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Business leaders given projects update

February 28, 2001

Business leaders given projects update



By LAURA ERNDE

laurae@herald-mail.com

ANNAPOLIS - Washington County lawmakers must compromise with Gov. Parris Glendening in order to bring home more state tax money, local business leaders said Wednesday.

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Some lawmakers argued that it's a misconception that they oppose the governor at every turn, while others defended their views.

The exchange came at a breakfast meeting between the Washington County delegation to the Maryland General Assembly and the Greater Hagerstown Committee.

Business leaders who serve on the committee visited Annapolis for an update on local projects such as open space at the University System of Maryland Hagerstown Education Center, a Civil War museum and Hagerstown Regional Airport's runway extension.

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Committee Chairman James D. Latimer suggested Glendening might be more supportive of local projects if there were a little give and take from local lawmakers.

"Isn't it called quid pro quo? Sometimes you have to support something you and your constituents might not like," Latimer said.

Sen. Alex X. Mooney and Del. Joseph R. Bartlett disagreed.

"Don't ask me to compromise my principles," said Mooney, R-Frederick/Washington.

As an example, Mooney talked about the Senate's failure this week to give the legislature more power in the budget process.

Thirteen senators who co-sponsored the measure voted against it, prompting some to speculate about how the governor might reward them for preserving his budget power, Mooney said. Mooney and Sen. Donald F. Munson voted for the proposed constitutional amendment.

Munson and other lawmakers said it's a myth that they always disagree with the governor.

Munson, R-Washington, said he recently told the governor's lobbyist he would try to protect some of the governor's budget items from being cut.

"We're going to see if they pay off," said Munson, a member of the Senate Budget and Taxation Committee.

Del. Christopher B. Shank, R-Washington, said he voted for 15 of the 18 bills the governor was pushing last year. This year, he said, he is supporting a bill to combat racial profiling by police in traffic stops even though he has some concerns about its effect on the Washington County Sheriff's Department.

"I weigh each issue on its merits. I compromise when I can. I'm entitled to represent my constituents," Shank said.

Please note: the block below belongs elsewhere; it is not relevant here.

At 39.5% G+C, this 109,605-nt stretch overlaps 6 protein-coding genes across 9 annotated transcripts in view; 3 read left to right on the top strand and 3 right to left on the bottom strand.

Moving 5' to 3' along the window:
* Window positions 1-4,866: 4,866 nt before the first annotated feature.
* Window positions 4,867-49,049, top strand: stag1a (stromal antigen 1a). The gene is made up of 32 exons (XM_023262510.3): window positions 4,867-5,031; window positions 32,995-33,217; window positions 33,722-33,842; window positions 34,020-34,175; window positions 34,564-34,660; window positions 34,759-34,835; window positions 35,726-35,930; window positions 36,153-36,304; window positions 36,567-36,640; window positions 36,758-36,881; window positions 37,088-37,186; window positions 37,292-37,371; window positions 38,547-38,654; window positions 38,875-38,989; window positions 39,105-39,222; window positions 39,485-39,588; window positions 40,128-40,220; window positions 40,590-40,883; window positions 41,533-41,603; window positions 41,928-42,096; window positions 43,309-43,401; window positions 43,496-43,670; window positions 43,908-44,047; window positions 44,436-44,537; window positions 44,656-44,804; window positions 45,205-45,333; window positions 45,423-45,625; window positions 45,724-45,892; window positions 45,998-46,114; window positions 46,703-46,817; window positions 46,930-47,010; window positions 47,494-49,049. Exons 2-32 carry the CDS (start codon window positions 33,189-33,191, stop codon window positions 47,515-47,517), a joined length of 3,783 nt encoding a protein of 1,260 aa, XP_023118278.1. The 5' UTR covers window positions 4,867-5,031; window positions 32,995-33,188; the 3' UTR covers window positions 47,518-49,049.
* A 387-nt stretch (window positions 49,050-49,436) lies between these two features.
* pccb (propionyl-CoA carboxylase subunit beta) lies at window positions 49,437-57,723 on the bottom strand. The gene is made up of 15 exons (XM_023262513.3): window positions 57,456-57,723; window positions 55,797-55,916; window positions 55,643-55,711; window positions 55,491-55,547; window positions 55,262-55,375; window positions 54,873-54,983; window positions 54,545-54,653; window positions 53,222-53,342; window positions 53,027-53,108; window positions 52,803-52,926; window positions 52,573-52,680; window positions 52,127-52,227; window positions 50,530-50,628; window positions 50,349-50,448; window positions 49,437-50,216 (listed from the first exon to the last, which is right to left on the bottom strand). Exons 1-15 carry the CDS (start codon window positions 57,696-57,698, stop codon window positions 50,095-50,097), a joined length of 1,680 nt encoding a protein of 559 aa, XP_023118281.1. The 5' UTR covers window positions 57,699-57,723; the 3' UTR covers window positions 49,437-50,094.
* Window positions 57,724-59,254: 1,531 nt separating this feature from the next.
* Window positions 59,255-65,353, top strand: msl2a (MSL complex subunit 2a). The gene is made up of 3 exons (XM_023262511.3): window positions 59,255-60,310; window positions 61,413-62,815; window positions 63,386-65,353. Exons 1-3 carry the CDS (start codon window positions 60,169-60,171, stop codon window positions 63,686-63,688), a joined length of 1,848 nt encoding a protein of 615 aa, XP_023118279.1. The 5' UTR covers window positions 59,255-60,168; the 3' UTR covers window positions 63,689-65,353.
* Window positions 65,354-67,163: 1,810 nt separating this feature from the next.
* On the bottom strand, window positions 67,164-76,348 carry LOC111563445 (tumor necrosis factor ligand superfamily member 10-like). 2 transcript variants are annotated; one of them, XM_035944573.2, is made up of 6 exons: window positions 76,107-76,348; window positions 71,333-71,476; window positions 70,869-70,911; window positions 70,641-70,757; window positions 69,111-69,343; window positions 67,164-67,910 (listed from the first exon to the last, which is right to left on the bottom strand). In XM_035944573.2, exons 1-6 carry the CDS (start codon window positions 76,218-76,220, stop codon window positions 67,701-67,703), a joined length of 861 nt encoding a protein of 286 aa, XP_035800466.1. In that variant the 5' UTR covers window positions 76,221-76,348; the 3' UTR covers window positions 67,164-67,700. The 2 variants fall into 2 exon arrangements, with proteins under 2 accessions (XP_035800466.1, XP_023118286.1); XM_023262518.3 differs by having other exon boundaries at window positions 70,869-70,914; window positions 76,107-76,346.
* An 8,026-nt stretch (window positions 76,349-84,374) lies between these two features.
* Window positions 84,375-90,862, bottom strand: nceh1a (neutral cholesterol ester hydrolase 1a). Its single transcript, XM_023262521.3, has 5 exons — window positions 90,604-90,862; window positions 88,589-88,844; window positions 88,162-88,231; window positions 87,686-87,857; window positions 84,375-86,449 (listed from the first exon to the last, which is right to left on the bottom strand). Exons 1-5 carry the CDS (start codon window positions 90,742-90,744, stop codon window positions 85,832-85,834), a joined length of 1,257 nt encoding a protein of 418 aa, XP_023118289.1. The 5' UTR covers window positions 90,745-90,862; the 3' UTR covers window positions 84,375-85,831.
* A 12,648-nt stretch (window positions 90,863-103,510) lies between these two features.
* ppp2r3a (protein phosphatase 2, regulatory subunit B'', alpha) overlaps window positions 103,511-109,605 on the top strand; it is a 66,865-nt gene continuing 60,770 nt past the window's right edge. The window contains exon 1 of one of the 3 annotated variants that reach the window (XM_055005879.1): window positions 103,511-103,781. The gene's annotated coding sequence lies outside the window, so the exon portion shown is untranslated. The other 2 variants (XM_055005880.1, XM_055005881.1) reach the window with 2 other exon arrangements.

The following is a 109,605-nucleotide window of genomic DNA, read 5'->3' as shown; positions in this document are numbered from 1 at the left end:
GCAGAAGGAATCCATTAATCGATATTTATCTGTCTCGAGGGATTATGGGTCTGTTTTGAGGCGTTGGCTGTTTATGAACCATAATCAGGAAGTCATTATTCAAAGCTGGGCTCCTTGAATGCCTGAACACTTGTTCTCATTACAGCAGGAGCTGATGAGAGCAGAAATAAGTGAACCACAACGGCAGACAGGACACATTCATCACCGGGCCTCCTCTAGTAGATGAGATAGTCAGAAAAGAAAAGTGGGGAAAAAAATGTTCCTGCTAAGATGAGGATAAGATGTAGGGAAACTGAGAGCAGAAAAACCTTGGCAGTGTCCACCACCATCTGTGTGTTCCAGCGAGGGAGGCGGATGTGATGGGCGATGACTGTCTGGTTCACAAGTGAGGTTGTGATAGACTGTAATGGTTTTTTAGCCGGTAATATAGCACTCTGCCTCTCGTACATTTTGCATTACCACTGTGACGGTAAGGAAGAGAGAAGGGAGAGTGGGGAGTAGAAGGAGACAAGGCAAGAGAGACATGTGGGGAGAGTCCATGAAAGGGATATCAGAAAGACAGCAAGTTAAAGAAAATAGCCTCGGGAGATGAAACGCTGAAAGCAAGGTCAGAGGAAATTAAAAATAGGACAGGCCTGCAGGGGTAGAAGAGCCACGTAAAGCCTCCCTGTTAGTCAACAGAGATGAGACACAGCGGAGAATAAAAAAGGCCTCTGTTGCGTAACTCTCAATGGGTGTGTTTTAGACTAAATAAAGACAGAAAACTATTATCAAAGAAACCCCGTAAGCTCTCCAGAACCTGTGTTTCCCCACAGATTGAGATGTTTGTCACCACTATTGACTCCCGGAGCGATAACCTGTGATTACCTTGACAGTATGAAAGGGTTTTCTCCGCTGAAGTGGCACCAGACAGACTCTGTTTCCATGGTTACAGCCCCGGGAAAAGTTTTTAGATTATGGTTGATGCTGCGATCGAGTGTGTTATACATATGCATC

Bartlett, R-Frederick/Washington, said he appreciated the comments of the business leaders, but said he has 110,000 other constituents to consider when making decisions.

"We have a very complex job down here. There are some issues I can't be flexible on," Bartlett said.

Hagerstown jeweler Tom Newcomer said the problem may not be with the votes, but rather how dissenters come across in the media.

Del. John P. Donoghue, D-Washington, agreed.

"Do you constantly bash the governor over the head, vote against the budget and then go back home and support those projects?" he said.

Mooney has voted against the budget the last two years.

The business leaders asked about the budget now being reviewed by the legislature, in particular the money for the University System of Maryland education center.

Munson said he will work to keep $13.3 million in the 2002 budget to renovate the Baldwin House complex in downtown Hagerstown.

Business leaders also have been lobbying Glendening to fund $4.4 million in open space improvements around the university.

Glendening told one business leader the program could be funded through one of two new Smart Growth proposals.

Local lawmakers said they like the new programs, but don't know if the state can afford the multimillion dollar price tag.

Even if the funding survives the budget ax, it doesn't guarantee Hagerstown will get any money.

The money will be distributed through a competitive process, the governor's spokesman, Michael Morrill, said after the meeting.

Here is the status of several other local projects:

HEIGHT="6" ALT="* "> Hagerstown Regional Airport runway extension. Lawmakers said they have been working to convince transportation officials to add it to the state's six-year plan.

The latest meeting is set for Friday.

HEIGHT="6" ALT="* "> Downtown Hagerstown's Arts and Entertainment District. Lawmakers have submitted legislation to get a $275,000 state grant, which will be matched by local government.

HEIGHT="6" ALT="* "> Civil War museum. Supporters want Glendening to add $1 million to the state budget through a supplemental request later this month.

Some lawmakers and business leaders were skeptical about whether the $46 million museum would be funded.

Morrill said there is no guarantee the governor will even release a supplemental budget this year because of the extent of budget cuts needed.

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